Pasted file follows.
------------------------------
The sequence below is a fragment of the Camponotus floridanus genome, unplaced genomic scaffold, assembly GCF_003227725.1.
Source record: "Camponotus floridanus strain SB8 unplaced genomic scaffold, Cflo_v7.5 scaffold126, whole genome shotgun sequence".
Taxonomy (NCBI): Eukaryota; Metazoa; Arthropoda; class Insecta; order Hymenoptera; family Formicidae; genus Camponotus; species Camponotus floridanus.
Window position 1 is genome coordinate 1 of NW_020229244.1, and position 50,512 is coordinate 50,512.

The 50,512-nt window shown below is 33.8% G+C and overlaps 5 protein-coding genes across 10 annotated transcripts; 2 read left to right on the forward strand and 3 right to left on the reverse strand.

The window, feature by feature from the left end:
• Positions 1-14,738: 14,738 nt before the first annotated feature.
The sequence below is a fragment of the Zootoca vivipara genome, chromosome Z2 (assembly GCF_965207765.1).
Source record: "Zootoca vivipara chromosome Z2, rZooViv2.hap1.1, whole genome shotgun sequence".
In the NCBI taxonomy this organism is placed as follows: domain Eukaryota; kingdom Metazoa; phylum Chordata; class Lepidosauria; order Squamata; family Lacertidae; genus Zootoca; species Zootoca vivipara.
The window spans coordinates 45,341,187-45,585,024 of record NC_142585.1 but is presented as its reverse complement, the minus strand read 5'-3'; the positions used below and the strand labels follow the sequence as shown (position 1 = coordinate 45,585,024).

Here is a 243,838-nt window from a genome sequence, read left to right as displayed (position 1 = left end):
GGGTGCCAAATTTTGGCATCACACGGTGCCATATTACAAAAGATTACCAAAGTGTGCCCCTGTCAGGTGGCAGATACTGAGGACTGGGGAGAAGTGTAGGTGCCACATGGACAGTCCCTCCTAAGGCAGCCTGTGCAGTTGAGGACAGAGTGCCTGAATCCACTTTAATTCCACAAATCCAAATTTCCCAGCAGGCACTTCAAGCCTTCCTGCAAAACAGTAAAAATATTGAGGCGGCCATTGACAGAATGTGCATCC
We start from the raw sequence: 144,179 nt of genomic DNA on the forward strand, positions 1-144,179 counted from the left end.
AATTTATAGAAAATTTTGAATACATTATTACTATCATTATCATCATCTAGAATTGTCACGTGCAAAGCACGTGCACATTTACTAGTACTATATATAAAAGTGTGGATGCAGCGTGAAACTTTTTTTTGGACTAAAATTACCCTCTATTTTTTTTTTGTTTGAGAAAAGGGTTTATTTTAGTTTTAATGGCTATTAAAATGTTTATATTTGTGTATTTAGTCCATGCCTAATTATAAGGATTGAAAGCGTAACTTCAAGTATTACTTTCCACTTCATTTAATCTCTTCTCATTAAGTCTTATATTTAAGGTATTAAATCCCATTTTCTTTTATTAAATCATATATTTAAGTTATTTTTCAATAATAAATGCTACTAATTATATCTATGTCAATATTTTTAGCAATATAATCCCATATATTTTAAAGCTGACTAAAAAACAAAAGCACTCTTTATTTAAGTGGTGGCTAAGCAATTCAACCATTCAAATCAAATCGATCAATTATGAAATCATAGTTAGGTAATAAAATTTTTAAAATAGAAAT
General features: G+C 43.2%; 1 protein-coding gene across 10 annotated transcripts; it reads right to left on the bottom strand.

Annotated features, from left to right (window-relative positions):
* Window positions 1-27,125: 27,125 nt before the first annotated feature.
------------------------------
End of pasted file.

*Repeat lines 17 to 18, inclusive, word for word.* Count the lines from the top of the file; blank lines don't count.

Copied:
Annotated features, from left to right (window-relative positions):
* Window positions 1-27,125: 27,125 nt before the first annotated feature.